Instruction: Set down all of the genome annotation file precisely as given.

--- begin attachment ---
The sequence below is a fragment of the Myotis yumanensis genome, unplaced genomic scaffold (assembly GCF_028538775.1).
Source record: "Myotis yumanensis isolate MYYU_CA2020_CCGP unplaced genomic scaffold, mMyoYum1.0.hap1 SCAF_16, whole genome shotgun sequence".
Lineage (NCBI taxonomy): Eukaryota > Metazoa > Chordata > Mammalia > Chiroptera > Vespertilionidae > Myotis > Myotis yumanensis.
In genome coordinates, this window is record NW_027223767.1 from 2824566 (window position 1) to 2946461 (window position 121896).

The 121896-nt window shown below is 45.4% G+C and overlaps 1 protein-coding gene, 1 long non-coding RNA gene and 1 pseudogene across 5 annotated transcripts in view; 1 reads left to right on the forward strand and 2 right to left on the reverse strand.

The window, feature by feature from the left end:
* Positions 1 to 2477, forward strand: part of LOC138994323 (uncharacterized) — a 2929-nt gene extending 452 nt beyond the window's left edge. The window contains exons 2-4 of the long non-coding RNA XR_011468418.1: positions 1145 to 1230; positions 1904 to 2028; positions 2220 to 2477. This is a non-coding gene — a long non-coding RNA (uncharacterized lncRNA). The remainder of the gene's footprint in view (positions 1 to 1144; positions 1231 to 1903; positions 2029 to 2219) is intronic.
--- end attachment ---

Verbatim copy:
The sequence below is a fragment of the Myotis yumanensis genome, unplaced genomic scaffold (assembly GCF_028538775.1).
Source record: "Myotis yumanensis isolate MYYU_CA2020_CCGP unplaced genomic scaffold, mMyoYum1.0.hap1 SCAF_16, whole genome shotgun sequence".
Lineage (NCBI taxonomy): Eukaryota > Metazoa > Chordata > Mammalia > Chiroptera > Vespertilionidae > Myotis > Myotis yumanensis.
In genome coordinates, this window is record NW_027223767.1 from 2824566 (window position 1) to 2946461 (window position 121896).

The 121896-nt window shown below is 45.4% G+C and overlaps 1 protein-coding gene, 1 long non-coding RNA gene and 1 pseudogene across 5 annotated transcripts in view; 1 reads left to right on the forward strand and 2 right to left on the reverse strand.

The window, feature by feature from the left end:
* Positions 1 to 2477, forward strand: part of LOC138994323 (uncharacterized) — a 2929-nt gene extending 452 nt beyond the window's left edge. The window contains exons 2-4 of the long non-coding RNA XR_011468418.1: positions 1145 to 1230; positions 1904 to 2028; positions 2220 to 2477. This is a non-coding gene — a long non-coding RNA (uncharacterized lncRNA). The remainder of the gene's footprint in view (positions 1 to 1144; positions 1231 to 1903; positions 2029 to 2219) is intronic.